If, apart from all that concerns the priests and the monks, we attempt to measure the strength of the old faith, it will be found great or small according to the light in which it is considered. We have spoken already of the need felt for the Sacraments as something indispensable. Let us now glance for a moment at the position of faith and worship in daily life. Both were determined partly by the habits of the people and partly by the policy and example of the rulers.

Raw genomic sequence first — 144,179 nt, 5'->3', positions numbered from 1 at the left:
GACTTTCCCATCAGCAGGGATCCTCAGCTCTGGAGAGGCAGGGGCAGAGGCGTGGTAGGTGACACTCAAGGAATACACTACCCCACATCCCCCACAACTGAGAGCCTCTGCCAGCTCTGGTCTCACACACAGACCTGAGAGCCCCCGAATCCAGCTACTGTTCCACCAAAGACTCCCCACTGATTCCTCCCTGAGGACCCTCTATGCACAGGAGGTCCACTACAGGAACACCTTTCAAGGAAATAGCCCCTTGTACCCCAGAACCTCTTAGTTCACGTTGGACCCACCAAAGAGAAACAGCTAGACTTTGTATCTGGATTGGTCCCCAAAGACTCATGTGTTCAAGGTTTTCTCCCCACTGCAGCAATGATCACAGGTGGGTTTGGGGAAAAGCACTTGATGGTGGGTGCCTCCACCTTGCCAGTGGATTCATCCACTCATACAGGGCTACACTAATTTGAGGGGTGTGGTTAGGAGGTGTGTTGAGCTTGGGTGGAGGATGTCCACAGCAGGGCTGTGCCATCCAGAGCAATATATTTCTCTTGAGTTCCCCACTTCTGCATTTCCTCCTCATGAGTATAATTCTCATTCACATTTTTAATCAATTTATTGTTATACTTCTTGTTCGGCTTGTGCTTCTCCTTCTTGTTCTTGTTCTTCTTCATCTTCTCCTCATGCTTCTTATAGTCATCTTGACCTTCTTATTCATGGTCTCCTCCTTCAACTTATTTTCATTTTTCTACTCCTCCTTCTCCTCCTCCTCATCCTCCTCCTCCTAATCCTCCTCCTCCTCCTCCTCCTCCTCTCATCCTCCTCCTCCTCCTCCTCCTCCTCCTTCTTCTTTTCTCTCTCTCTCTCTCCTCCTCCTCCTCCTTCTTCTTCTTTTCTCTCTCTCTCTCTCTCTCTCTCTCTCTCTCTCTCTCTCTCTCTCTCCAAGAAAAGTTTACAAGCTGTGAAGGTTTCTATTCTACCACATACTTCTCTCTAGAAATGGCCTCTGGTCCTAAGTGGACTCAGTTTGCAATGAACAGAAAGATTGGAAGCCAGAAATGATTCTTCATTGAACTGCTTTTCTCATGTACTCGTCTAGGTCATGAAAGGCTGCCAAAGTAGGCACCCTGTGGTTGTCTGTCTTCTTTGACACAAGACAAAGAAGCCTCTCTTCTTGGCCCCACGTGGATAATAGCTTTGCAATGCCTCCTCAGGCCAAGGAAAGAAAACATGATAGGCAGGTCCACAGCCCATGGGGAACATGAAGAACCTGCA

All that has to do with penitence and the attainment of salvation by means of good works was in much the one stage of development or corruption as in the North of Europe, both among the peasantry and among the poorer inhabitants of the cities. The instructed classes were sometimes influenced by the same motives. Those sides of popular Catholicism which had their origin in the old pagan ways of invoking, rewarding, and propitiating the gods have fixed themselves ineradicably in the consciousness of the people. The eighth eclogue of Battista Mantovano, which has already been quoted elsewhere, contains the prayer of a peasant to the Madonna, in which she is called upon as the special patroness of all rustic and agricultural interests. And what conceptions they were which the people formed of their protectress in heaven. What was in the mind of the Florentine woman who gave 'ex voto' a keg of wax to the Annunziata, because her lover, a monk, had gradually emptied a barrel of wine without her absent husband finding it out. Then, too, as still in our own days, different departments of human life were presided over by their respective patrons.